A chance meeting with a sports physical therapist while in high school left such a strong impression on Elizabeth Hinkle that it sparked a career interest for her.
While excelling throughout her Hudson High School cross country years, a career that included two individual top-50 state meet performances and one 4th place team finish, Hinkle and her teammates participated in an Akron Children’s Hospital injury prevention clinic.
Lori Ross, sports physical therapist, remembers it being one of her department’s first such clinics.
“We were real excited and prepared loads of information to share with the athletes,” she recalled. “We even paired the girls up to have them assess each other’s running technique.”
Lori distinctly remembered Elizabeth listening intently and taking the responsibility seriously.
“She listened to our explanation, took a critical eye and kindly corrected her teammates,” Lori said. “She asked thoughtful questions and I remember being so impressed and excited to see the fruit of our work.”
Teaching athletes the “how” and “why” behind injury prevention
Injury prevention works, Lori said, as the athletes’ skill and mechanics improve. But if you can get them to understand the why and how, she added, it will have a longer-lasting impact. That is the objective of the sports injury clinics.
Today, Elizabeth is a junior at Butler University studying health sciences and pre-physical therapy. She hopes to go to graduate school for physical therapy.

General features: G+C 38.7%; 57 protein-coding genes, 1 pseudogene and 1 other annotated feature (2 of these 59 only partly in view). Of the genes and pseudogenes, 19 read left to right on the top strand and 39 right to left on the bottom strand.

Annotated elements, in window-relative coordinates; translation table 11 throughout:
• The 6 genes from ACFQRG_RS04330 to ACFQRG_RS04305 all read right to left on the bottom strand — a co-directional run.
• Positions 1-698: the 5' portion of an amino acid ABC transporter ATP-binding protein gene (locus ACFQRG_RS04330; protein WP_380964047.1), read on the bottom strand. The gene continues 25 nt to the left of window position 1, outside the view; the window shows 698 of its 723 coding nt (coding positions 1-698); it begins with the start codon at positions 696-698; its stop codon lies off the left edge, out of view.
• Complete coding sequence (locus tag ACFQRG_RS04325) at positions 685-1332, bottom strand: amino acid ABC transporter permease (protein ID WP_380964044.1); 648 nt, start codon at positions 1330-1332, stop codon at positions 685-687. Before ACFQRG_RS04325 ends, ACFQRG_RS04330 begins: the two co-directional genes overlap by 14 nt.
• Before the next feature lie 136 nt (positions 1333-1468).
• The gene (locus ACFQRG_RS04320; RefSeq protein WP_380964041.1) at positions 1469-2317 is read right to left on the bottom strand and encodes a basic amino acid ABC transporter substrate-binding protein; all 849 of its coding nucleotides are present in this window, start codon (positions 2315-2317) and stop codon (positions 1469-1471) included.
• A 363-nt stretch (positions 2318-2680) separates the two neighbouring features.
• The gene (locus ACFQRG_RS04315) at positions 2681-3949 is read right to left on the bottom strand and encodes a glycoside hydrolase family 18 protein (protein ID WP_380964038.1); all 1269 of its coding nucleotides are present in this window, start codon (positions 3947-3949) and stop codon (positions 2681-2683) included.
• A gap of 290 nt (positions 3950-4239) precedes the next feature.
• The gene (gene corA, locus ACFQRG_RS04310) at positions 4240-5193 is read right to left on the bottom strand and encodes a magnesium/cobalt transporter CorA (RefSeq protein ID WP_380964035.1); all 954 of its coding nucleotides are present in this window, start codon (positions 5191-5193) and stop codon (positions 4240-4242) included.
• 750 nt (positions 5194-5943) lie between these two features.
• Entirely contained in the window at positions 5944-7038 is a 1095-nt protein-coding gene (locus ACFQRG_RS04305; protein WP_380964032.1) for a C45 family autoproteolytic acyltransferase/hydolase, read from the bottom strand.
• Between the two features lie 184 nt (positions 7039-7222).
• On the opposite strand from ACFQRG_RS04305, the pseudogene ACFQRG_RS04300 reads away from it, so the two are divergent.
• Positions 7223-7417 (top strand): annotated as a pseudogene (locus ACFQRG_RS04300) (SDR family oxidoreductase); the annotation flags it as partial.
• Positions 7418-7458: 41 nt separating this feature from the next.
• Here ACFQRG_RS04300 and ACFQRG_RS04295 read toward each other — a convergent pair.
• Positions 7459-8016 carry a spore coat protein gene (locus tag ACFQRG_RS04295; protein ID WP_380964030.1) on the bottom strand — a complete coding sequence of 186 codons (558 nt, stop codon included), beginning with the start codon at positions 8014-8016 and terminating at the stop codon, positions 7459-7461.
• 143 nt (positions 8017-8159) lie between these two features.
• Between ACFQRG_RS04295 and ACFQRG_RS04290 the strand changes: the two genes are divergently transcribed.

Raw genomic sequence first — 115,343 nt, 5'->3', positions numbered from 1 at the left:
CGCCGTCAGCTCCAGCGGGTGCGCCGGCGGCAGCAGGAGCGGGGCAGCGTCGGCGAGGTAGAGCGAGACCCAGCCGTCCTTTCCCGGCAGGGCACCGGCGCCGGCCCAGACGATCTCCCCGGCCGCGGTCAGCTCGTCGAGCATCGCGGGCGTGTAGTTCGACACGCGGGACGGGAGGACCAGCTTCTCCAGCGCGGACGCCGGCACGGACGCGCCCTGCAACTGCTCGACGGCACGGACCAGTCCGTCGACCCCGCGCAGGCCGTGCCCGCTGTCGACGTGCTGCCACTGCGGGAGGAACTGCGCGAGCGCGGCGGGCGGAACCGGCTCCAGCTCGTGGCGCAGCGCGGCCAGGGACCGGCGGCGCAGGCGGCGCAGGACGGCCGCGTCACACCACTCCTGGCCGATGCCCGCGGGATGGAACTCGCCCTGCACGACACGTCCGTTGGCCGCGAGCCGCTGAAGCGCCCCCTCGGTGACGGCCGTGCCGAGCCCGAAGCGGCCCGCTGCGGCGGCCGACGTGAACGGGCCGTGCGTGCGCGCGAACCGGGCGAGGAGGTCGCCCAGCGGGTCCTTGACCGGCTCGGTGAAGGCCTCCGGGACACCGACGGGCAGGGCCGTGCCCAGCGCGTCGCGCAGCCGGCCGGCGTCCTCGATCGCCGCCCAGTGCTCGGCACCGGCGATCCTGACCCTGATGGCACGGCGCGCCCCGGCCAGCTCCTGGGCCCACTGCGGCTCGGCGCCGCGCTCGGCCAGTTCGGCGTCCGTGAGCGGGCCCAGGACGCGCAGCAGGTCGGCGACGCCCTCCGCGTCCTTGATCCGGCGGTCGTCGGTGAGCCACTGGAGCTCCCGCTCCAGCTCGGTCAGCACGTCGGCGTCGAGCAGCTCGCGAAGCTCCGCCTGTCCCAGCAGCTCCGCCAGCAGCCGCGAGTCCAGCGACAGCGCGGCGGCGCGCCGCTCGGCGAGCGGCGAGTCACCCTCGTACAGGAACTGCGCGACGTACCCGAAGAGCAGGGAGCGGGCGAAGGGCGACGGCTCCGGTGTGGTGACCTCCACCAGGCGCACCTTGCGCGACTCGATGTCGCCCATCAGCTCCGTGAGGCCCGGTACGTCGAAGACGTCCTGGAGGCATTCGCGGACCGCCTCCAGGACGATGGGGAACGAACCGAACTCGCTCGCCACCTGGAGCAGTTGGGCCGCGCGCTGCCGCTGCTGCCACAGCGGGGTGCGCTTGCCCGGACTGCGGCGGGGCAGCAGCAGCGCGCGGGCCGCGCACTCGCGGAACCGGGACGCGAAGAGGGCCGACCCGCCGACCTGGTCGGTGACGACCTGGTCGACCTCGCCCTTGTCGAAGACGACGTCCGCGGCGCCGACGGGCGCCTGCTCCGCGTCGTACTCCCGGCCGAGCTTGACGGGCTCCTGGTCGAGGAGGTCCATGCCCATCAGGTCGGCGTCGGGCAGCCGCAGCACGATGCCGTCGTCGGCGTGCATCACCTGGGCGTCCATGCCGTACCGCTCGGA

She ran on Butler’s cross country team as a freshman, but after a series of injuries turned her full attention on her studies.
“It was an insane increase in training mileage at college and the pressure not only on my body, in particular my hips, knees and IT band, but pressure in general was more intense,” she said. “The main benefits of the injury prevention program came out, though, and were important because I was experiencing some of the very conditions we talked about.”
Elizabeth said in high school she would run 30-35 miles per week and, in college, it shot up to more than 50.
“And there was an increase in pace, too. We would run no slower than 7:30-mile recovery runs,” she said.
Her own running injuries helped fuel her career passion
Once injuries struck, she relied on the training she received in high school.
“It jogged my memory to what I learned in the injury prevention clinic, and I was able to apply it,” Elizabeth said.
Now she wants to work with other athletes. She reached out to Lori and asked if she could shadow Akron Children’s Hospital physical therapists.
“She showed the same enthusiasm in her interactions with patients and clinicians in our clinic; always willing to try a new exercise, asking for clarification on what interventions we were performing, and why,” Lori said. “She’s the best kind of student! I have no doubt she will be an incredible addition to our profession.”
Elizabeth says the active lifestyle out west appeals to her, particularly the skiing and snowboarding scene, but she is open to staying in the Midwest closer to home.
“I just know I will always want to work with athletes,” she said.
Contact Akron Children’s for an individual plan
Akron Children’s Hospital offers the only pediatric-focused sports rehabilitation programs in northeast Ohio. Children age 12 and up are treated with individualized plans for each athlete. The program works closely with the hospital’s sports medicine physicians and orthopedic surgeons.
Contact the department for more information about its services.
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